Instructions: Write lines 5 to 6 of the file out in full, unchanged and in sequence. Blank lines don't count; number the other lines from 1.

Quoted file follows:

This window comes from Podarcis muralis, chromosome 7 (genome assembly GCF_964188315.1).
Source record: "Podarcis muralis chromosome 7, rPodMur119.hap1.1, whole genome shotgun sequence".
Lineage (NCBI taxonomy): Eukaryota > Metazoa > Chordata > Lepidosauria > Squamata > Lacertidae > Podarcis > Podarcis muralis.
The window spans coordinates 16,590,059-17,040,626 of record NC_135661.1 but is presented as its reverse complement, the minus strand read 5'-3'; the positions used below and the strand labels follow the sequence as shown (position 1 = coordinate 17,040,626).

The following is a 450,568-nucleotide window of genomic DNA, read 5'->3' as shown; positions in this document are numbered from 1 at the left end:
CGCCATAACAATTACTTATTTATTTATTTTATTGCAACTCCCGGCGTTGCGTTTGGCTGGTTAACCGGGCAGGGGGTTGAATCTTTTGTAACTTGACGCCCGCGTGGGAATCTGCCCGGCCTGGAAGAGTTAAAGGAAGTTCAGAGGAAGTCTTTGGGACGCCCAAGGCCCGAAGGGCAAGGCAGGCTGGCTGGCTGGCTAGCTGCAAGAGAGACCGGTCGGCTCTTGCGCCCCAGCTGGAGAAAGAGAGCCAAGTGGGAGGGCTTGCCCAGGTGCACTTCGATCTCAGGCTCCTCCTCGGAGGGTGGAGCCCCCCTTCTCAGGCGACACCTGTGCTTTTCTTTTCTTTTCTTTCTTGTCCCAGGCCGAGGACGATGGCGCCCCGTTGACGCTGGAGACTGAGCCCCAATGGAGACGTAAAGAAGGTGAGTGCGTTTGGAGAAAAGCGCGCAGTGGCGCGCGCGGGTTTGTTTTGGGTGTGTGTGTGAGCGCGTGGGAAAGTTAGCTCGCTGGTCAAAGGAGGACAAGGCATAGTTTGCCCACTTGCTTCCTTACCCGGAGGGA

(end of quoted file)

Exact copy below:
The following is a 450,568-nucleotide window of genomic DNA, read 5'->3' as shown; positions in this document are numbered from 1 at the left end:
CGCCATAACAATTACTTATTTATTTATTTTATTGCAACTCCCGGCGTTGCGTTTGGCTGGTTAACCGGGCAGGGGGTTGAATCTTTTGTAACTTGACGCCCGCGTGGGAATCTGCCCGGCCTGGAAGAGTTAAAGGAAGTTCAGAGGAAGTCTTTGGGACGCCCAAGGCCCGAAGGGCAAGGCAGGCTGGCTGGCTGGCTAGCTGCAAGAGAGACCGGTCGGCTCTTGCGCCCCAGCTGGAGAAAGAGAGCCAAGTGGGAGGGCTTGCCCAGGTGCACTTCGATCTCAGGCTCCTCCTCGGAGGGTGGAGCCCCCCTTCTCAGGCGACACCTGTGCTTTTCTTTTCTTTTCTTTCTTGTCCCAGGCCGAGGACGATGGCGCCCCGTTGACGCTGGAGACTGAGCCCCAATGGAGACGTAAAGAAGGTGAGTGCGTTTGGAGAAAAGCGCGCAGTGGCGCGCGCGGGTTTGTTTTGGGTGTGTGTGTGAGCGCGTGGGAAAGTTAGCTCGCTGGTCAAAGGAGGACAAGGCATAGTTTGCCCACTTGCTTCCTTACCCGGAGGGA